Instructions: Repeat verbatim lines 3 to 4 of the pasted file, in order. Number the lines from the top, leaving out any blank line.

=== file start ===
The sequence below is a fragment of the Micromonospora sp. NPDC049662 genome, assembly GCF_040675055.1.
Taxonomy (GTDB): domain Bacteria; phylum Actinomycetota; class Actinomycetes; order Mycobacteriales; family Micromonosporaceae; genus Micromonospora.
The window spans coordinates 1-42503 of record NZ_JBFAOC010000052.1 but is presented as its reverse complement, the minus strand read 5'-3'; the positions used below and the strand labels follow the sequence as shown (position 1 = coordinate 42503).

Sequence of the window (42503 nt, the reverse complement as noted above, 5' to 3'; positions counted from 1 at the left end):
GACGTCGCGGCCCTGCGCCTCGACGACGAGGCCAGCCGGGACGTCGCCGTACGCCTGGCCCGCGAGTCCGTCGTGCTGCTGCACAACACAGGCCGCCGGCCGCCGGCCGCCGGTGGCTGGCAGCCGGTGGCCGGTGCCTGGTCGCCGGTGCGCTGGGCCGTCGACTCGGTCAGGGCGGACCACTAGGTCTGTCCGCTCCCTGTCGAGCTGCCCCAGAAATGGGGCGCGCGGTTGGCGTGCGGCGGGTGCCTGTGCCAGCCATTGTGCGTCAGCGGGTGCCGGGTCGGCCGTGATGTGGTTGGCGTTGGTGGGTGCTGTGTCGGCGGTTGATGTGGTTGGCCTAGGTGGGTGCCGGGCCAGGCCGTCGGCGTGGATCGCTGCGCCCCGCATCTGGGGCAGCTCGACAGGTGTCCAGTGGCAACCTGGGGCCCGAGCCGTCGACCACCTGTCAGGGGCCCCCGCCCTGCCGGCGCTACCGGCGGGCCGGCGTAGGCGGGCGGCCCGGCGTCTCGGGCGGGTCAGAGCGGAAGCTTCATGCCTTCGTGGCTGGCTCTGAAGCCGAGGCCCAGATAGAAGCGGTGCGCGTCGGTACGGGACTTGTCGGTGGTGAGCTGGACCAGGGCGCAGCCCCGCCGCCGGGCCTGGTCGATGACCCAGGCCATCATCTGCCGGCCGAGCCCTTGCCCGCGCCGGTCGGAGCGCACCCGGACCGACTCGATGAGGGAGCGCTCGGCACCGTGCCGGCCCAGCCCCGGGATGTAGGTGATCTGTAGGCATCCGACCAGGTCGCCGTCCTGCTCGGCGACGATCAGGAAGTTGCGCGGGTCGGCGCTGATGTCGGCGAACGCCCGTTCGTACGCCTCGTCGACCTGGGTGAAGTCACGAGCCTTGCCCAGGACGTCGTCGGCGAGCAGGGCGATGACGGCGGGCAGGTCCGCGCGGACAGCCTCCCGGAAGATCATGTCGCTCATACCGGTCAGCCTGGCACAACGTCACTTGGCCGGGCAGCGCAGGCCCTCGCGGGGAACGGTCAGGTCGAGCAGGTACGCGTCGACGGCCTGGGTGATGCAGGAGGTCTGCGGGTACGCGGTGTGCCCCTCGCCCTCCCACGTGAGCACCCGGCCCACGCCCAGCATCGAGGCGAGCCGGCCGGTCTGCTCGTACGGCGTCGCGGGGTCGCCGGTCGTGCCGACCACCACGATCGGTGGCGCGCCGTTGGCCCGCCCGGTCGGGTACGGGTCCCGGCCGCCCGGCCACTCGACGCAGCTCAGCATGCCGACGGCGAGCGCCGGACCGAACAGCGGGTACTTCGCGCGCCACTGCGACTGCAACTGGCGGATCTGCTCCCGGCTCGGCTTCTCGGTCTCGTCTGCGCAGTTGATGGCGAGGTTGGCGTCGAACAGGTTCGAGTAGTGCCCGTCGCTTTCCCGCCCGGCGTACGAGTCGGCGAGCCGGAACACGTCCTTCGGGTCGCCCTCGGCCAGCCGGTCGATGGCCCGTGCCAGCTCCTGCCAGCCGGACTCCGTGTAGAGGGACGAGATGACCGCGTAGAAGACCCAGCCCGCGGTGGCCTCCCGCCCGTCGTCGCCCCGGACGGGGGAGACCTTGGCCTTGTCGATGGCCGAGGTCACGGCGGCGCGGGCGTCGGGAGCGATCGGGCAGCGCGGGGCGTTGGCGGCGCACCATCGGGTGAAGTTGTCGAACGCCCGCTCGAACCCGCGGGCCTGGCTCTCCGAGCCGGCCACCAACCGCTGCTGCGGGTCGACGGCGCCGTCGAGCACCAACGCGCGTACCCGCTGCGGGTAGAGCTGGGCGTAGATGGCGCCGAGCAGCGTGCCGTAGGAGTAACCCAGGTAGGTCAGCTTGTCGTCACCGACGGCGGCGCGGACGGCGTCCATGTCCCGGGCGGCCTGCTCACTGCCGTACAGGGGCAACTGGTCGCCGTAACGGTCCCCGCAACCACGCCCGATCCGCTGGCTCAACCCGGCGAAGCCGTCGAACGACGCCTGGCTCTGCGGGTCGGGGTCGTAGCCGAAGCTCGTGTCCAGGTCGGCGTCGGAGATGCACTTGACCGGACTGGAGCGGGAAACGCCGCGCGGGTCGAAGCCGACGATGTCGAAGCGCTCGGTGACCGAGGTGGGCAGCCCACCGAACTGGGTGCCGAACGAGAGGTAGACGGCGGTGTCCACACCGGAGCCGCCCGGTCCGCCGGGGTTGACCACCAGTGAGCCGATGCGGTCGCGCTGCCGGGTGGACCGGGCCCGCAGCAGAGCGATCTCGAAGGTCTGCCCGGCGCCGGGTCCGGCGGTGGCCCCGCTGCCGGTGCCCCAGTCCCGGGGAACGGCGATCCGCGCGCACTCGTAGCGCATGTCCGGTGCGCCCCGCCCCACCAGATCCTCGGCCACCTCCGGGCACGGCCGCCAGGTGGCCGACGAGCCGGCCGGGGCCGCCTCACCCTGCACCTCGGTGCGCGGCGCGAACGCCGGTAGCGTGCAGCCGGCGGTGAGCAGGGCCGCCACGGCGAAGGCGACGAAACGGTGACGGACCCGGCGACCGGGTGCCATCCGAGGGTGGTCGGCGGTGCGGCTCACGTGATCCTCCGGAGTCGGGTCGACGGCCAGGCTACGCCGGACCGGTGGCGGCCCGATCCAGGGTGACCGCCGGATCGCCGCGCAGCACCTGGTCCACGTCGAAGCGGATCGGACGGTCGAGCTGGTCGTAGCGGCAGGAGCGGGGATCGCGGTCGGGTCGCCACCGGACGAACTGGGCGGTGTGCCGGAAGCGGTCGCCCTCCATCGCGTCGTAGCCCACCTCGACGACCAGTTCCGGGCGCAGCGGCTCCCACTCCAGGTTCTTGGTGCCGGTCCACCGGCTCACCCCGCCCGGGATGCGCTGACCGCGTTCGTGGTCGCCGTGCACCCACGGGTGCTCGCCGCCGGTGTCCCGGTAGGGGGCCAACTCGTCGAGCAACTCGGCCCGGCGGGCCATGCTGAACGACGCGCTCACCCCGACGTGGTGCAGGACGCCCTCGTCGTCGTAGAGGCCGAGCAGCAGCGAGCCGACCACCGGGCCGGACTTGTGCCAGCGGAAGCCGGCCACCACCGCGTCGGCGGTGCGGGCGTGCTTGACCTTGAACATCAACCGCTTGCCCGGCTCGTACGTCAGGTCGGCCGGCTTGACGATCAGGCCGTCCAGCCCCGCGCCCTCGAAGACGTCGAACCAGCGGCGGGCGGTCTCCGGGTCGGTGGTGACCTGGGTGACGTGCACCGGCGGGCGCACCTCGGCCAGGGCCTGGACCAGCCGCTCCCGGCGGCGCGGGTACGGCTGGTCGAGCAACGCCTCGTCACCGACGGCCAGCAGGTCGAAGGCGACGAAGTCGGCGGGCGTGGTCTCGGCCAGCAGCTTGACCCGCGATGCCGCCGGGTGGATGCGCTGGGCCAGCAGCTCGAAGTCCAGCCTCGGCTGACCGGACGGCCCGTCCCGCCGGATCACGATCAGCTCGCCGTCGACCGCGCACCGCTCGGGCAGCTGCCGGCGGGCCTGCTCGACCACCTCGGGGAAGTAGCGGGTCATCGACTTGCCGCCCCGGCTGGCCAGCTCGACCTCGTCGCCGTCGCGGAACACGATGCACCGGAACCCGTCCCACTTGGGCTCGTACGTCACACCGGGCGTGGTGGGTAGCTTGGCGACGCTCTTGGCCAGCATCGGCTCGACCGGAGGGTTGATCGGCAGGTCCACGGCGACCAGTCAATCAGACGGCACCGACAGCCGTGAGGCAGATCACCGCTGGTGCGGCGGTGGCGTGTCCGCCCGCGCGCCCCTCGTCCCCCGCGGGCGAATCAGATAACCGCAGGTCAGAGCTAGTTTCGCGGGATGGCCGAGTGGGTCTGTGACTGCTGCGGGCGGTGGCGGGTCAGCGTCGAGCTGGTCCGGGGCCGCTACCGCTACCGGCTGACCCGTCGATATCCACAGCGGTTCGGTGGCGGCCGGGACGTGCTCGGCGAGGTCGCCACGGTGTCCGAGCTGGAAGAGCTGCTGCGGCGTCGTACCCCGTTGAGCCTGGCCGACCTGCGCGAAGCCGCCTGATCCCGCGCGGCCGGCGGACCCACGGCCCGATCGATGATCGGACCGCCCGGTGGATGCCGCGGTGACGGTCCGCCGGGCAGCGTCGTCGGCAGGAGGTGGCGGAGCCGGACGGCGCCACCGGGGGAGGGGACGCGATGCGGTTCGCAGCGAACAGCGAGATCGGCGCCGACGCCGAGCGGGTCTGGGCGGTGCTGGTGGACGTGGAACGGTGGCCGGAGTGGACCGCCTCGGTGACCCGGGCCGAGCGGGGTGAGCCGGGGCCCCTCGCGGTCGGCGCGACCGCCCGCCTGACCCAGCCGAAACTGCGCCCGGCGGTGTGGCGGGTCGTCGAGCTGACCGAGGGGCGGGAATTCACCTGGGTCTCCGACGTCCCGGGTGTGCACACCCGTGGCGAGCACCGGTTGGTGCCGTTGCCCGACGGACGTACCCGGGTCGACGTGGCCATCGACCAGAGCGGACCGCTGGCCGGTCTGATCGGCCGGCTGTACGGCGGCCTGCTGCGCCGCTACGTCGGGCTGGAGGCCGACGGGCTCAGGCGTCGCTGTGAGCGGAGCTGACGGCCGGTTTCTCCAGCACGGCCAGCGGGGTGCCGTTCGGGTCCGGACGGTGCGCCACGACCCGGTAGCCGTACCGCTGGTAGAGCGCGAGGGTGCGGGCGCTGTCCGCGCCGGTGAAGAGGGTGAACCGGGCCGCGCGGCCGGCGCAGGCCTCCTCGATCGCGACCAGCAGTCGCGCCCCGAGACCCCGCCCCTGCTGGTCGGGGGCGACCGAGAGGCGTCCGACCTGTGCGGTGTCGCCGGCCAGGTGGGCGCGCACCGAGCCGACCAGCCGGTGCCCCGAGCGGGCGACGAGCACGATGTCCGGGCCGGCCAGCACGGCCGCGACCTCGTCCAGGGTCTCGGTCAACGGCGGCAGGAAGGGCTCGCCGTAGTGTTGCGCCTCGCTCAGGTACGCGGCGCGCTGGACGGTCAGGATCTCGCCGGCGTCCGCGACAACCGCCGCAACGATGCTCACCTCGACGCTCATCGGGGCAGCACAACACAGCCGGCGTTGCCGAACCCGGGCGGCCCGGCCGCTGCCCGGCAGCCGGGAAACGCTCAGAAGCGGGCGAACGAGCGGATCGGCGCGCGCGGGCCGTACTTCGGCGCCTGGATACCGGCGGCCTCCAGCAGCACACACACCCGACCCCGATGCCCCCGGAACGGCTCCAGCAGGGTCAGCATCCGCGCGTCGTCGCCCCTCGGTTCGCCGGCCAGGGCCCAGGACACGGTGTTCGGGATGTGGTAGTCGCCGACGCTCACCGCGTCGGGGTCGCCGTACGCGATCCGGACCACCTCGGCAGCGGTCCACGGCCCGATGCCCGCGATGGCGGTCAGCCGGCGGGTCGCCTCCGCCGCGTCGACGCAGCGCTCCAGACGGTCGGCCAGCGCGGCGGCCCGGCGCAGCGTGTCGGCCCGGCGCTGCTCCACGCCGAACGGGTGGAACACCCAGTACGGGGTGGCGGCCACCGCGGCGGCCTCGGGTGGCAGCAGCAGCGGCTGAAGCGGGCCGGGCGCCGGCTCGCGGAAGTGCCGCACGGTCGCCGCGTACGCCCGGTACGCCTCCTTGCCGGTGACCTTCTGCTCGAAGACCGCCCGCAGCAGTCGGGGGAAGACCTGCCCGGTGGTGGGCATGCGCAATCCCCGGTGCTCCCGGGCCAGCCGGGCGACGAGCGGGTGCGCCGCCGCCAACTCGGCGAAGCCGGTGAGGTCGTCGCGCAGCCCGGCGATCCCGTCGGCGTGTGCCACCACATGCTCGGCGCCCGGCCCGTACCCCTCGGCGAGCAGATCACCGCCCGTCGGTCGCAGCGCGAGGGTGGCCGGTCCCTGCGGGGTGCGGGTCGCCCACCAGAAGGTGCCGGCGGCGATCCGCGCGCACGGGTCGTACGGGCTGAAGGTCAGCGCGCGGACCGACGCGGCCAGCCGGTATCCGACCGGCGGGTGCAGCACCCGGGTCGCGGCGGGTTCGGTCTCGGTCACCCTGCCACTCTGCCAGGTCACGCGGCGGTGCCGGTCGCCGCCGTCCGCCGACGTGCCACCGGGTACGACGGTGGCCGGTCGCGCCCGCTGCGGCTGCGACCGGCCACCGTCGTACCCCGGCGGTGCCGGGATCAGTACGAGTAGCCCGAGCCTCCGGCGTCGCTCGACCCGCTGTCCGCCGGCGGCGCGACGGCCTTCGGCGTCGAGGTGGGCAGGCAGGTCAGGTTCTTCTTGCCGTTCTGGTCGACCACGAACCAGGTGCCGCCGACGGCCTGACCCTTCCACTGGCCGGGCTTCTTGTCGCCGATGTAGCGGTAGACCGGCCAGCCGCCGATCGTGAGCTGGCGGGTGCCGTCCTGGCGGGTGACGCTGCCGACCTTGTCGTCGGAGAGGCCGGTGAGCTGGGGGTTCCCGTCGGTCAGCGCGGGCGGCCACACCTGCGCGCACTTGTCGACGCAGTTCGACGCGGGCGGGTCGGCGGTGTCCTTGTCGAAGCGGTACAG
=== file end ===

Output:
The window spans coordinates 1-42503 of record NZ_JBFAOC010000052.1 but is presented as its reverse complement, the minus strand read 5'-3'; the positions used below and the strand labels follow the sequence as shown (position 1 = coordinate 42503).

Sequence of the window (42503 nt, the reverse complement as noted above, 5' to 3'; positions counted from 1 at the left end):